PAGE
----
It’s 11 o’clock on a Saturday morning. Near 44th and Spruce Streets at Honest Tom’s Taco Shop, hungry customers who just crawled out of their beds have already lined up by the counter to order themselves vegan food to start the morning. Behind the counter, chefs and waiters in the half–open kitchen are busy chopping vegetables, stir frying potatoes, and heating tortillas for today’s operation. Boxes of fruits and vegetables are delivered to the door. Tomatoes, beans, yams, carrots, and lentils—they are common vegetables, yet essential to Honest Tom’s Plant Based Taco Shop.

Once a taco truck that turned to brick–and–mortar seven years ago, Honest Tom’s Taco Shop made another transition this summer and announced that its menu will be 100% plant–based. The restaurant is not even trying to make anything that has the taste of meat or dairy products; when I asked the lady be the counter whether if they have anything that was “cheese–like,” she shook her head and said, “We don’t make anything like that.”

The shift in Honest Tom’s menu was prompted by the owner Tom McCusker’s own transition to veganism. “In the summer of 2017, one day I just woke up and did a five–day health care of life out of nowhere. Eating salads, going to the gym, and all that stuff. After a couple of days, I started doing a 30–day vegan thing just to see how I feel. And I just never stop after that.” He is the father of a nine–month–old son now, and his wife has become 90% vegan. 

Though Tom's choice to go vegan was quite spontaneous, he continued on with the diet. Instead of cooking with pork chops, he started to explore the variety of options of using nuts, seeds, vegetables, and fruits in cooking dinner. Now, his everyday meals are mostly composed of fruits, and watermelon is his favorite. He never has a day where he misses meat.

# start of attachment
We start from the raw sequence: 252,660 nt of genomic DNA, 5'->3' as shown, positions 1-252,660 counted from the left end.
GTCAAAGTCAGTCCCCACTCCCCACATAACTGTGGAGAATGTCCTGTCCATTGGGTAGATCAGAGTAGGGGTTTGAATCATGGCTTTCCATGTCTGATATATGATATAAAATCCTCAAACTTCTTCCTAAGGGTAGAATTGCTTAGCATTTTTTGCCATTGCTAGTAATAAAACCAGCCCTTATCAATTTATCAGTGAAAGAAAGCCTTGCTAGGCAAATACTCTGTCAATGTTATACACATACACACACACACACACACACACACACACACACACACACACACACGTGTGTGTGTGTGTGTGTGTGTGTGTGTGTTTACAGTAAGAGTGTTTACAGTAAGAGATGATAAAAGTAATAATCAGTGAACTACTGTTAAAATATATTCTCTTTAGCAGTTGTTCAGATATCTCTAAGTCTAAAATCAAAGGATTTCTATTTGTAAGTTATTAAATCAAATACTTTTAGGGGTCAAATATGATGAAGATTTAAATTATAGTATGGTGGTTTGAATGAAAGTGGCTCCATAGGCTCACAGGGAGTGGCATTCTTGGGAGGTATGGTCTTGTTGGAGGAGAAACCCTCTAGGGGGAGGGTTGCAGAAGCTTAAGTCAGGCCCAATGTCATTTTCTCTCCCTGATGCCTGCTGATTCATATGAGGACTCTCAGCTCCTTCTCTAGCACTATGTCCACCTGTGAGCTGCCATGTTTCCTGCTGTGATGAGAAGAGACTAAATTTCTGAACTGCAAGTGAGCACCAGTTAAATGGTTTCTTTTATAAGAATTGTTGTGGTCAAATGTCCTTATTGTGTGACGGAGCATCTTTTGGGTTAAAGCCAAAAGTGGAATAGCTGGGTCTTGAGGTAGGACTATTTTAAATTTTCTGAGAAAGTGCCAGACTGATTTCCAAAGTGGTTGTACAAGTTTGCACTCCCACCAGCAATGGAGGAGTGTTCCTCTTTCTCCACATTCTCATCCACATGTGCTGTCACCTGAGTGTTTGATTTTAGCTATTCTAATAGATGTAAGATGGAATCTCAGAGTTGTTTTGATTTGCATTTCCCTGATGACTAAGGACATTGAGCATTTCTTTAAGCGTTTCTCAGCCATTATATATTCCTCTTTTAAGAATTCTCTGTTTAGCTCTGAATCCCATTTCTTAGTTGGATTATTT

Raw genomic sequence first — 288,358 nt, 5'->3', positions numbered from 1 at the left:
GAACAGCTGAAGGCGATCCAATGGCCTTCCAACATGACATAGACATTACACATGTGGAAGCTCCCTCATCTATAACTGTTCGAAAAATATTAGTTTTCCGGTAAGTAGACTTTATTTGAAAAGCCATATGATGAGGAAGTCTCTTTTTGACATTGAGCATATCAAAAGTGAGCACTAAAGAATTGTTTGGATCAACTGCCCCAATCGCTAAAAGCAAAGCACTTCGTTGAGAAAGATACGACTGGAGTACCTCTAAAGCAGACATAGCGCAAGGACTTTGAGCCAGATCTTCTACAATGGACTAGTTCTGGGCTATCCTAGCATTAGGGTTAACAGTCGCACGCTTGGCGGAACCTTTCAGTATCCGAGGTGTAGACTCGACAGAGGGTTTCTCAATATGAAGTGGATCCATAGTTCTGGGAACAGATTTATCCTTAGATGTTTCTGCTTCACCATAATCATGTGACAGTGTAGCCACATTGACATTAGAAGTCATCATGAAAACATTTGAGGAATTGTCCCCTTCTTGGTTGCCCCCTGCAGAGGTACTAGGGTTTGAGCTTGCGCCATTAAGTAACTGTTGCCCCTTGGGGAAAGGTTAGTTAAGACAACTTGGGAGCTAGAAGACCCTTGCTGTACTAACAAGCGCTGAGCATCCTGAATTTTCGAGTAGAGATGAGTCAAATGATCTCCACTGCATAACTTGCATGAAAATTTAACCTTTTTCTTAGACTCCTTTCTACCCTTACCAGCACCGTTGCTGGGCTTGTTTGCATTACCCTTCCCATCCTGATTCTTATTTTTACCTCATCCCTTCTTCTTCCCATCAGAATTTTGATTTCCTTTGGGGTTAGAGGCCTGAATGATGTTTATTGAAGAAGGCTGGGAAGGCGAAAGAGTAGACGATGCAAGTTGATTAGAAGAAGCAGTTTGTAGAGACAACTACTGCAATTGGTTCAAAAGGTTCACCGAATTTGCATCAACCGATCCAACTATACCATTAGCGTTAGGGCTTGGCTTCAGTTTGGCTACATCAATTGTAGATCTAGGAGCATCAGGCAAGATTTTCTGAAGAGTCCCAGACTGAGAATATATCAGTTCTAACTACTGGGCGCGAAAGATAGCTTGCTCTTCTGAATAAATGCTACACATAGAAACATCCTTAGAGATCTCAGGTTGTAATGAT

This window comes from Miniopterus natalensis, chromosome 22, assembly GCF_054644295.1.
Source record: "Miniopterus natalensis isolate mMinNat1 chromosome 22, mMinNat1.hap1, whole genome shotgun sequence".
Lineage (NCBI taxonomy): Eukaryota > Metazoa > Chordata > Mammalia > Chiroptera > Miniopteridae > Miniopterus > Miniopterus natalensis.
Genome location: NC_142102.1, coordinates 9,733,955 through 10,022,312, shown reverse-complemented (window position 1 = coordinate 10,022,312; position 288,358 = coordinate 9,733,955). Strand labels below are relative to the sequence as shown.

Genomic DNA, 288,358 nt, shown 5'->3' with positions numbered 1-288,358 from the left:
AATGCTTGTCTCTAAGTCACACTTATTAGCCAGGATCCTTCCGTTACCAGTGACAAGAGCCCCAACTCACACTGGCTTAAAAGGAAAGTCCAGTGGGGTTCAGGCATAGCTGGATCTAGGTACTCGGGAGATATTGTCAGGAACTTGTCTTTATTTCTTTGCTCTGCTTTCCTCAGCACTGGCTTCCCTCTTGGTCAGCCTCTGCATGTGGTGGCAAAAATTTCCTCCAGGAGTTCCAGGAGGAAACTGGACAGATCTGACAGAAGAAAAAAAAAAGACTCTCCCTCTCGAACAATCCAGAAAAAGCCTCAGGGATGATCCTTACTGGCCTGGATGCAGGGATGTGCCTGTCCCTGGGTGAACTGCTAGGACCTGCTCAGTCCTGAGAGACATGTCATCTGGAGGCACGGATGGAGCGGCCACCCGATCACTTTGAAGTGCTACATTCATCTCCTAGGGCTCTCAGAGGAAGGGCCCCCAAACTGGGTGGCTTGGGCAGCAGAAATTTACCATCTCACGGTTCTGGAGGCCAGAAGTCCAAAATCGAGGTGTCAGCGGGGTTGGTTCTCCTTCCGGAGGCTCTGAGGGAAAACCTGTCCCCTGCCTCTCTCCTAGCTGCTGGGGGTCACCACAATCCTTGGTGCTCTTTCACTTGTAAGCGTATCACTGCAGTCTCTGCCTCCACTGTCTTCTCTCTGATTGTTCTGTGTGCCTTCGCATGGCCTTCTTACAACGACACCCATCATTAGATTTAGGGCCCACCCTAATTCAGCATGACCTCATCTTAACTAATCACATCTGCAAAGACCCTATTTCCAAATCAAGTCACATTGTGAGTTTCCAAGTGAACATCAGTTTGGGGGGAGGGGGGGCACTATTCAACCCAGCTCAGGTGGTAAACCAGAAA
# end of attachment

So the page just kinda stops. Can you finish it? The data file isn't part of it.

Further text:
This past summer, Tom decided to bring his new lifestyle to his restaurant. “Once I realized where [meat] all came from, I started realizing that I am not going to sell it any more.”  He and his staff enjoy the process of experimenting with fruits and vegetables and creating new menu options. The ingredients are now seasonal and healthier, and local farms have started contacting Tom to try and get their produce on the menu. “Farms will hit us up and say, ‘we have these hot peppers,’ and so then we’ll do something with those peppers,” Tom explained the new process of sourcing food and said, “We’re kind of open to everything and searching for whatever we can get.”

Tom first conceived the idea of opening a food truck after college graduation, when he and his friends drove motorcycles from Philadelphia to Austin. It took them five days on the road and they stayed at Austin for two days. Tom said, “It was during that trip that we got the chance to eat breakfast tacos. That was my original idea of having the truck: making breakfast tacos everyday and working from 8 a.m. to 11:30 a.m.” After he returned from Austin, he opened Honest Tom’s on Drexel’s campus. The opening hours were more flexible back then, and he would sometimes take a break if he had been too busy. Running a restaurant, however, is completely different. They have to open seven days a week, with fixed hours every day. 

Yet, Tom really enjoys what he does right now. Looking ahead to the future of his restaurant, Tom is thinking about eventually moving out of the city at some point. He wants to open the restaurant at a place where he can grow food, sell it in the restaurant, and have a private space to live as well. Philadelphia has been too loud for him, and having a tract of land in the suburbs could perhaps further realize his restaurant’s principle of being plant–based, green, and healthy. 


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